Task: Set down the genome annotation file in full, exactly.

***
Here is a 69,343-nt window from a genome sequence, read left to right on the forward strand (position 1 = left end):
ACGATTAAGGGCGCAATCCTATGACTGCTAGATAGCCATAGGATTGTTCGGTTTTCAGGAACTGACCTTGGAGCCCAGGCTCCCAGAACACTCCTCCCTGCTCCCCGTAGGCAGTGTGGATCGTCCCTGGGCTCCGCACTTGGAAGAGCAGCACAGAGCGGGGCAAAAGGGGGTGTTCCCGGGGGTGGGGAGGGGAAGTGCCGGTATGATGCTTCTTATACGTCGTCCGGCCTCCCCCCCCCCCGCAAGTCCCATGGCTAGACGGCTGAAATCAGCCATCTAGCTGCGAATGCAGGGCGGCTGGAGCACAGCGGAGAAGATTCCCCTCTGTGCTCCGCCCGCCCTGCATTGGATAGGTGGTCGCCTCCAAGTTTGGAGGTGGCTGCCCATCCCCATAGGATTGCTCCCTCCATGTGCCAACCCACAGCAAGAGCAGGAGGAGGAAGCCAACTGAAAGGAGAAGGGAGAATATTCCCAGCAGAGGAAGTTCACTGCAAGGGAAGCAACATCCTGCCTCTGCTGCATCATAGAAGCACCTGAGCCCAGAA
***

Here is a 69,343-nt window from a genome sequence, read left to right on the forward strand (position 1 = left end):
ACGATTAAGGGCGCAATCCTATGACTGCTAGATAGCCATAGGATTGTTCGGTTTTCAGGAACTGACCTTGGAGCCCAGGCTCCCAGAACACTCCTCCCTGCTCCCCGTAGGCAGTGTGGATCGTCCCTGGGCTCCGCACTTGGAAGAGCAGCACAGAGCGGGGCAAAAGGGGGTGTTCCCGGGGGTGGGGAGGGGAAGTGCCGGTATGATGCTTCTTATACGTCGTCCGGCCTCCCCCCCCCCCGCAAGTCCCATGGCTAGACGGCTGAAATCAGCCATCTAGCTGCGAATGCAGGGCGGCTGGAGCACAGCGGAGAAGATTCCCCTCTGTGCTCCGCCCGCCCTGCATTGGATAGGTGGTCGCCTCCAAGTTTGGAGGTGGCTGCCCATCCCCATAGGATTGCTCCCTCCATGTGCCAACCCACAGCAAGAGCAGGAGGAGGAAGCCAACTGAAAGGAGAAGGGAGAATATTCCCAGCAGAGGAAGTTCACTGCAAGGGAAGCAACATCCTGCCTCTGCTGCATCATAGAAGCACCTGAGCCCAGAA